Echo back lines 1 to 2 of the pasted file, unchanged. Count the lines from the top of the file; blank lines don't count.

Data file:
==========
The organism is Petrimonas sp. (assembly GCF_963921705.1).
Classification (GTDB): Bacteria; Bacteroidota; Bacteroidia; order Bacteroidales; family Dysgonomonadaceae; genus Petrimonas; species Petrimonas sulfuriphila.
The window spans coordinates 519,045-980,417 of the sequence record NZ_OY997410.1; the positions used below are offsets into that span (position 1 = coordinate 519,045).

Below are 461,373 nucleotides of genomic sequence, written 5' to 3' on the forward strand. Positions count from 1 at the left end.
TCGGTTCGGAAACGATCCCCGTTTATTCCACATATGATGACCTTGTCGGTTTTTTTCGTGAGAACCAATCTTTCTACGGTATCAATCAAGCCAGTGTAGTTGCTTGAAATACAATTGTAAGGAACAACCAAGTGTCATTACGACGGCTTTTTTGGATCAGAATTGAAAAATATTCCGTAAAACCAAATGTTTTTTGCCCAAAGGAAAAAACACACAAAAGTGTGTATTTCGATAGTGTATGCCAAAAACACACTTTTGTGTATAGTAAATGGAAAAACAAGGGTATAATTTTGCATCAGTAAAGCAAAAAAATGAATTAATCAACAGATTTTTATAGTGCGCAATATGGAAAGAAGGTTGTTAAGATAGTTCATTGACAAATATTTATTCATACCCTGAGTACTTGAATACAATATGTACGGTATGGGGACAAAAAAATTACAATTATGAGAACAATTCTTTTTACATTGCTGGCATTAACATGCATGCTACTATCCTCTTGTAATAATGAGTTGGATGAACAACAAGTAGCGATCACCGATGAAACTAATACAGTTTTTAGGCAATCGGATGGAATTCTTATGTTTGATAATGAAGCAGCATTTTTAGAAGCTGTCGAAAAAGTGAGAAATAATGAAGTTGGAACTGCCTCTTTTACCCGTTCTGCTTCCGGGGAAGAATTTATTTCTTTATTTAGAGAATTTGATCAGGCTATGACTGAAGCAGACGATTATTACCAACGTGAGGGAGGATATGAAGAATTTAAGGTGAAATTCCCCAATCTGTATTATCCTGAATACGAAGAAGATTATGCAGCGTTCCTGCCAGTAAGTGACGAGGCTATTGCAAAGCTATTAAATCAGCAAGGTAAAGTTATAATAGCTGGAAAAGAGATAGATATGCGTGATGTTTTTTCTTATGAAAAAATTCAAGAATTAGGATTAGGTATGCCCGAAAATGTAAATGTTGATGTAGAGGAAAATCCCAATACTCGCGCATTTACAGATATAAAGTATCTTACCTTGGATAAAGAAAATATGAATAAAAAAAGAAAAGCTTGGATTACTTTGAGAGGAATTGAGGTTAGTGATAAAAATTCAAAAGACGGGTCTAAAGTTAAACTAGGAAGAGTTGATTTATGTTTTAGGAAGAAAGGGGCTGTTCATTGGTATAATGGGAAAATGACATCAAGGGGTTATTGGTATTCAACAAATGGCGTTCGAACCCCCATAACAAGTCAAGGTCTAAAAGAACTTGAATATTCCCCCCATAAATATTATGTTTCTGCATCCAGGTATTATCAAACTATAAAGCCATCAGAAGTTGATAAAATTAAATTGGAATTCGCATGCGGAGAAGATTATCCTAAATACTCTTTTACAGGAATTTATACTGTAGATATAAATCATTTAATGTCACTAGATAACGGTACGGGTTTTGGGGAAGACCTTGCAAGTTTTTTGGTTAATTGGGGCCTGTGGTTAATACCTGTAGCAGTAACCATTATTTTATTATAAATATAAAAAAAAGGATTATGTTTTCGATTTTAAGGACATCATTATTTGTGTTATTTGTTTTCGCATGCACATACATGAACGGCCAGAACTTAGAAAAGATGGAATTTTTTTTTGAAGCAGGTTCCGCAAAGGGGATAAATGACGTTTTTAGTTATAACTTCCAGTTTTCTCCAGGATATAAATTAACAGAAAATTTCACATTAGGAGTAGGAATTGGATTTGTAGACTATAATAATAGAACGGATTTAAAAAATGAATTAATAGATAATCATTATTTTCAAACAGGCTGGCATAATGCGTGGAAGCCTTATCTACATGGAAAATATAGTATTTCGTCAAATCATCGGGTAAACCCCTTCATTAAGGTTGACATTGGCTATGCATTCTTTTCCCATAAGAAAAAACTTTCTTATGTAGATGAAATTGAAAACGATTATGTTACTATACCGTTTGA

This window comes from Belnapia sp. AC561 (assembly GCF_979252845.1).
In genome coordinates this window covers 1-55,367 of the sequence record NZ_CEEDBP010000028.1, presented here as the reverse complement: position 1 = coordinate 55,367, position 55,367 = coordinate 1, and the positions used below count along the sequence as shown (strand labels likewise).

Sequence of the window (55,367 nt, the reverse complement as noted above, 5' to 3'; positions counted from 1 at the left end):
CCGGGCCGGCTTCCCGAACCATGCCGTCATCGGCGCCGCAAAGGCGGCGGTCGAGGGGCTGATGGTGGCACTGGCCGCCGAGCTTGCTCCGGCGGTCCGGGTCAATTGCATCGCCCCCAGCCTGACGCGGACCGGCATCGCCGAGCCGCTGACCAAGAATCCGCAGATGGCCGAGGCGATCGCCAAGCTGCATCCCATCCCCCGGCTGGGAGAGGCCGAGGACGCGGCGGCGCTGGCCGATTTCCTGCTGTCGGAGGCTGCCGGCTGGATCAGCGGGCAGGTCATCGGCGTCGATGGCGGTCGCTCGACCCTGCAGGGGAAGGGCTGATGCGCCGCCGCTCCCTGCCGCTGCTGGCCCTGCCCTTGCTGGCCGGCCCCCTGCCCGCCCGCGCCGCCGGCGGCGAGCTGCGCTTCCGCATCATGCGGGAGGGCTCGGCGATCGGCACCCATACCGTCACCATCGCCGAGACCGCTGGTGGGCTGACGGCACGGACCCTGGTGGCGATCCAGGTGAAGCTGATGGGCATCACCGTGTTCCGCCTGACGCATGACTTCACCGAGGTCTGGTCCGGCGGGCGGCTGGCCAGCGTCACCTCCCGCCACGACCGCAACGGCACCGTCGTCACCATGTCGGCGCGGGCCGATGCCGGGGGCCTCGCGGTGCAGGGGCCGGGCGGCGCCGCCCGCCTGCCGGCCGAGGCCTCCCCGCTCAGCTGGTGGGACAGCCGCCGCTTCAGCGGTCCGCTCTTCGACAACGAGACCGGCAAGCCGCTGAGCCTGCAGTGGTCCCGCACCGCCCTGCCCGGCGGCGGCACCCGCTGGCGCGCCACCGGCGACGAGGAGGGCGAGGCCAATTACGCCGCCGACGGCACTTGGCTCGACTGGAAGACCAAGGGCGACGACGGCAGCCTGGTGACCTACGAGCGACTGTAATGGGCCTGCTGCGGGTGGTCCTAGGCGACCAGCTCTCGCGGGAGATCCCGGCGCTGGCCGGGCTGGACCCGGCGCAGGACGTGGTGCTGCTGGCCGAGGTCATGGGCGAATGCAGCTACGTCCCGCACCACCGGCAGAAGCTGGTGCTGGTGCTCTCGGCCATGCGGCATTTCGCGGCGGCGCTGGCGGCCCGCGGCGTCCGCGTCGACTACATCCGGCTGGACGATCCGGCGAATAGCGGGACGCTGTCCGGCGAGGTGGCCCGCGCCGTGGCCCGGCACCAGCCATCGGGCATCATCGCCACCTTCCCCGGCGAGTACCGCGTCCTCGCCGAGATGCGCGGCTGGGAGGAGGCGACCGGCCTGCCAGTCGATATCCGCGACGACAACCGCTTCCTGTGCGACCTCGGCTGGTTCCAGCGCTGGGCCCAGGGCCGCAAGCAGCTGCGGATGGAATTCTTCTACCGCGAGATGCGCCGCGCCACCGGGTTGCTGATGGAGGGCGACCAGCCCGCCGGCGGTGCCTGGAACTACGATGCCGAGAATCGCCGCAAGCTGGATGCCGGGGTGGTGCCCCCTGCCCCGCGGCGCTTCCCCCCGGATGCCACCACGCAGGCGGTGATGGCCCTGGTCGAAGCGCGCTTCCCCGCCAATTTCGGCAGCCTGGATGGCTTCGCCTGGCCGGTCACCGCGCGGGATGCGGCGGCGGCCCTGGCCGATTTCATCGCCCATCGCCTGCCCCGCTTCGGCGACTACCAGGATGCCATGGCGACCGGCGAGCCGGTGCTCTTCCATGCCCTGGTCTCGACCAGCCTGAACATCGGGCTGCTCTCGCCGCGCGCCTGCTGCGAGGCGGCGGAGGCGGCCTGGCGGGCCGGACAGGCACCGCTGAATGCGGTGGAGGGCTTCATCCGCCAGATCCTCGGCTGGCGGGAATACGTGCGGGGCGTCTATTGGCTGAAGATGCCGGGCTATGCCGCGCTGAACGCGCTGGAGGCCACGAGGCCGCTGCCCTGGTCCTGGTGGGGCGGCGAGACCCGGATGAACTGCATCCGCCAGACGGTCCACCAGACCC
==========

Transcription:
The organism is Petrimonas sp. (assembly GCF_963921705.1).
Classification (GTDB): Bacteria; Bacteroidota; Bacteroidia; order Bacteroidales; family Dysgonomonadaceae; genus Petrimonas; species Petrimonas sulfuriphila.